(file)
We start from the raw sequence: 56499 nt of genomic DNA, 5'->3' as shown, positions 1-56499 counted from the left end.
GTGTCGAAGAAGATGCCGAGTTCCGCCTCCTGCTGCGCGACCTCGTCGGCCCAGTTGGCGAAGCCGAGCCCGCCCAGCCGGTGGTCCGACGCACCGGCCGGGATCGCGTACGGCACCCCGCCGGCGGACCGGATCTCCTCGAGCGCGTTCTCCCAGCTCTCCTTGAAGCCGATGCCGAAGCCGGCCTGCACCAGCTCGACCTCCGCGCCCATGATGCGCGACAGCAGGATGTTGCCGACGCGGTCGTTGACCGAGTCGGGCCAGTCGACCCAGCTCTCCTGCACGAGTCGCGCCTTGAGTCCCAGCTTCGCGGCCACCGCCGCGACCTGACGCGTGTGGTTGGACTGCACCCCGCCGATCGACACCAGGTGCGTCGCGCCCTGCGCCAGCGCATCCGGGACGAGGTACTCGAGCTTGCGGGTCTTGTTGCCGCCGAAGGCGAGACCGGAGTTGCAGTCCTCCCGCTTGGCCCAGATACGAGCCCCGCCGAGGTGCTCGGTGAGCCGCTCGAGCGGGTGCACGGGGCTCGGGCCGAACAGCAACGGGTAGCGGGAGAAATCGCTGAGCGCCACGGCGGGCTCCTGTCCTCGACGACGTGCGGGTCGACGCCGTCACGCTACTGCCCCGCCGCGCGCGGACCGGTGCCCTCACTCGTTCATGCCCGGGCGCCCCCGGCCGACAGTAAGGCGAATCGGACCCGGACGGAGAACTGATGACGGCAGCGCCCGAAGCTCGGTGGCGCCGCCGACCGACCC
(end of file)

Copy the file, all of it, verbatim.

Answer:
We start from the raw sequence: 56499 nt of genomic DNA, 5'->3' as shown, positions 1-56499 counted from the left end.
GTGTCGAAGAAGATGCCGAGTTCCGCCTCCTGCTGCGCGACCTCGTCGGCCCAGTTGGCGAAGCCGAGCCCGCCCAGCCGGTGGTCCGACGCACCGGCCGGGATCGCGTACGGCACCCCGCCGGCGGACCGGATCTCCTCGAGCGCGTTCTCCCAGCTCTCCTTGAAGCCGATGCCGAAGCCGGCCTGCACCAGCTCGACCTCCGCGCCCATGATGCGCGACAGCAGGATGTTGCCGACGCGGTCGTTGACCGAGTCGGGCCAGTCGACCCAGCTCTCCTGCACGAGTCGCGCCTTGAGTCCCAGCTTCGCGGCCACCGCCGCGACCTGACGCGTGTGGTTGGACTGCACCCCGCCGATCGACACCAGGTGCGTCGCGCCCTGCGCCAGCGCATCCGGGACGAGGTACTCGAGCTTGCGGGTCTTGTTGCCGCCGAAGGCGAGACCGGAGTTGCAGTCCTCCCGCTTGGCCCAGATACGAGCCCCGCCGAGGTGCTCGGTGAGCCGCTCGAGCGGGTGCACGGGGCTCGGGCCGAACAGCAACGGGTAGCGGGAGAAATCGCTGAGCGCCACGGCGGGCTCCTGTCCTCGACGACGTGCGGGTCGACGCCGTCACGCTACTGCCCCGCCGCGCGCGGACCGGTGCCCTCACTCGTTCATGCCCGGGCGCCCCCGGCCGACAGTAAGGCGAATCGGACCCGGACGGAGAACTGATGACGGCAGCGCCCGAAGCTCGGTGGCGCCGCCGACCGACCC